A brilliant book - Who now remembers Dennis Wheatley's Murder Off Miami presented as the crime dossier.
With regards to the band that seals the book in its slipcase -a few blasts wiith a hairdryer will allow you to peel it off unbroken.
Similarly keep a log of which pages the inserts are placed in and remove them arefully.
Then enjoy !
It reminds me of Myst - that also had stories within stories and is probably the most interesting and inventive book I have seen since Calvino's "If On A Winters Night".
If you love books, this is a must.
I can see a whole world devoted to finding complete copies in the future and websites devoted to swapping the inserts - or copies of them.
At least two of the postcards are derived from original engravings - and I don't yet know if that is significant or not !
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8 of 8 people found the following review helpful
5.0 out of 5 stars A must have for book and Abrams fans., 16 Nov. 2013
This review is from: S. (Hardcover)
A complete treasure to look at, a real book lovers dream.

Can't find fault.

Anyone moaning about the side sticker didn't look before attacking it as it is perforated
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2 of 2 people found the following review helpful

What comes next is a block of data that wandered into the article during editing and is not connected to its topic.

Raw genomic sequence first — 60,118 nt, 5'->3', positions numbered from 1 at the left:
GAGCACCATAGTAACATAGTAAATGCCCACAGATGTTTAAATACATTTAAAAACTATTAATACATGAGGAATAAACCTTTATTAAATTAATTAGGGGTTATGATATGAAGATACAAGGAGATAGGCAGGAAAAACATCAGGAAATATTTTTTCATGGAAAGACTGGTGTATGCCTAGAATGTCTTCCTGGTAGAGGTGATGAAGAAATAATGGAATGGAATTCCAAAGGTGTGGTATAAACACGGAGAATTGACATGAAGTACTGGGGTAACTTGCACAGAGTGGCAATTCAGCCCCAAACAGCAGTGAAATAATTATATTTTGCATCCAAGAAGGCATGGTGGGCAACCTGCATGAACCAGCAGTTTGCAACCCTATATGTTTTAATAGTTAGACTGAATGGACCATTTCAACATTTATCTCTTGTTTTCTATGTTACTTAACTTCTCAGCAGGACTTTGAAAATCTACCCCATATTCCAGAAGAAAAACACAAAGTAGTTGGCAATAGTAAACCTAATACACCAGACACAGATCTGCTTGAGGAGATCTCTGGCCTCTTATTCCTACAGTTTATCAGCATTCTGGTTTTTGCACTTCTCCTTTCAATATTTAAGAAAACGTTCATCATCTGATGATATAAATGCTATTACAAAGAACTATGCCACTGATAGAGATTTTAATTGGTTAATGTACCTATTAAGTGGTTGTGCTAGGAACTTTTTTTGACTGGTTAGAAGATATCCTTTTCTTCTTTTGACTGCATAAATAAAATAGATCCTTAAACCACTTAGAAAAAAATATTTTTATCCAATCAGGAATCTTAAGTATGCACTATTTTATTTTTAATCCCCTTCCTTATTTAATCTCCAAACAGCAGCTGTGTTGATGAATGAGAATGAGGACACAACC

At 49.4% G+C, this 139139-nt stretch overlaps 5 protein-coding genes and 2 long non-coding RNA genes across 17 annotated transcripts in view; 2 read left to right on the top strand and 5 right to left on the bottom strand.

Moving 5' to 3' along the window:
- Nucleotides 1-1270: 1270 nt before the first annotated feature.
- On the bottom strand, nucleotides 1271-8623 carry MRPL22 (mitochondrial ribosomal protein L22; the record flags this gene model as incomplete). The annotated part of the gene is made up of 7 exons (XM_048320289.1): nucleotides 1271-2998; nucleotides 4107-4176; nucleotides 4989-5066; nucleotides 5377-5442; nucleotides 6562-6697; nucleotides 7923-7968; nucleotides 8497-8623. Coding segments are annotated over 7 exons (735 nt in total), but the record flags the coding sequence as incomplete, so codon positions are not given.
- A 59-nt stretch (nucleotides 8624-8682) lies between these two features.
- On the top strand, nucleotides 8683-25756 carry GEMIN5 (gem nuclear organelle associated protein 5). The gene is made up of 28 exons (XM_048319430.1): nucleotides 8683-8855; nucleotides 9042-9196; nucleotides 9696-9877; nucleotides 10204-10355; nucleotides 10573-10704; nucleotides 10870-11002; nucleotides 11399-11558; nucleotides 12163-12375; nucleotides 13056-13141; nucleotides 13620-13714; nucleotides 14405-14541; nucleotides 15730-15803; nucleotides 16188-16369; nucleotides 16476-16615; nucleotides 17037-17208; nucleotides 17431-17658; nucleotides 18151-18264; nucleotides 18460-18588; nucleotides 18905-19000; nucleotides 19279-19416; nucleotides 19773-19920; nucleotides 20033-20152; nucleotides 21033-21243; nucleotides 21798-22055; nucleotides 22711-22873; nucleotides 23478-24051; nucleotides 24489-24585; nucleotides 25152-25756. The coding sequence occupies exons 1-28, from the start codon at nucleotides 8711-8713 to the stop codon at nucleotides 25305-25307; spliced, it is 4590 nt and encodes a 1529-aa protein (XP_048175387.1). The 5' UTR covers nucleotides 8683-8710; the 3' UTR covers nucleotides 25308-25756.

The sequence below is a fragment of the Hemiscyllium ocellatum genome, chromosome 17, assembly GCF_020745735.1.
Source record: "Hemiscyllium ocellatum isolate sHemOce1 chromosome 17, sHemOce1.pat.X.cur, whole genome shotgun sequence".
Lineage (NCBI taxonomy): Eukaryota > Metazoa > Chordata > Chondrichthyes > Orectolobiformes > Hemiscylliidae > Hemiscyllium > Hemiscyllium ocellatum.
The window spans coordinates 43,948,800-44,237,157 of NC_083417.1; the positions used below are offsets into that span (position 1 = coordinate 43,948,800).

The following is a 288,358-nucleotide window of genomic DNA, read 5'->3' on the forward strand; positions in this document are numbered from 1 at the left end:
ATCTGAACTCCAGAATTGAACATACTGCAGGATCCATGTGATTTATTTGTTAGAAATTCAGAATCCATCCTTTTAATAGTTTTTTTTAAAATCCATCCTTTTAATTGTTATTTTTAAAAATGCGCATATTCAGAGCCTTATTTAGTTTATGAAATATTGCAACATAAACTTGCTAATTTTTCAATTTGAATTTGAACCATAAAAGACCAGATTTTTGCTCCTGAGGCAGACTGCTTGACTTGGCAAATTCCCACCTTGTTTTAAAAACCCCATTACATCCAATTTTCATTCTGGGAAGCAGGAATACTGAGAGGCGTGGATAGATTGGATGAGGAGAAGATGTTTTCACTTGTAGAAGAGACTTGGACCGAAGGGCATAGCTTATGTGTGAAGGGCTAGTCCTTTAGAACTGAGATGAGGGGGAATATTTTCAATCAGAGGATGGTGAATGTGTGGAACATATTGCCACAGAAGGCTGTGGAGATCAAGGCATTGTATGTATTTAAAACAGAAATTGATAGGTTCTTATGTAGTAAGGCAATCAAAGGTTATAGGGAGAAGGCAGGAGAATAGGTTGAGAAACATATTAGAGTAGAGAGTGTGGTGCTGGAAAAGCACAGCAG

5.0 out of 5 stars Absolute MUST buy!, 11 Mar. 2014
This review is from: S. (Hardcover)
This was a present to me and at first I was apprehensive but after reading the reviews, intrigued. When it arrived and I saw the actual product I just thought wow, opening the box and holding the book that looks so authentically like id pulled it from an old library the detail is exquisite. I flicked through and saw the 'handwritten' notes on the pages and knew instantly it would be amazing. I read the first page and automatically bought more copies to send to loved ones.

As you read through it immerses you into the world of Jen and Eric and makes you feel like you have stumbled across long forgotten secrets and forget this is actually a new book.

I read reviews regarding how to read this and most people seem to say read the book ship of thesus and then go back and read the notes and inserts but I personally read the page then read the notes and inserts as I go along.

The way it's written is so addictive you won't want to put it down, because the characters are so believable and the story line is so addictive you just want to find out all the secrets and puzzles and find out what happened and the story of all the characters.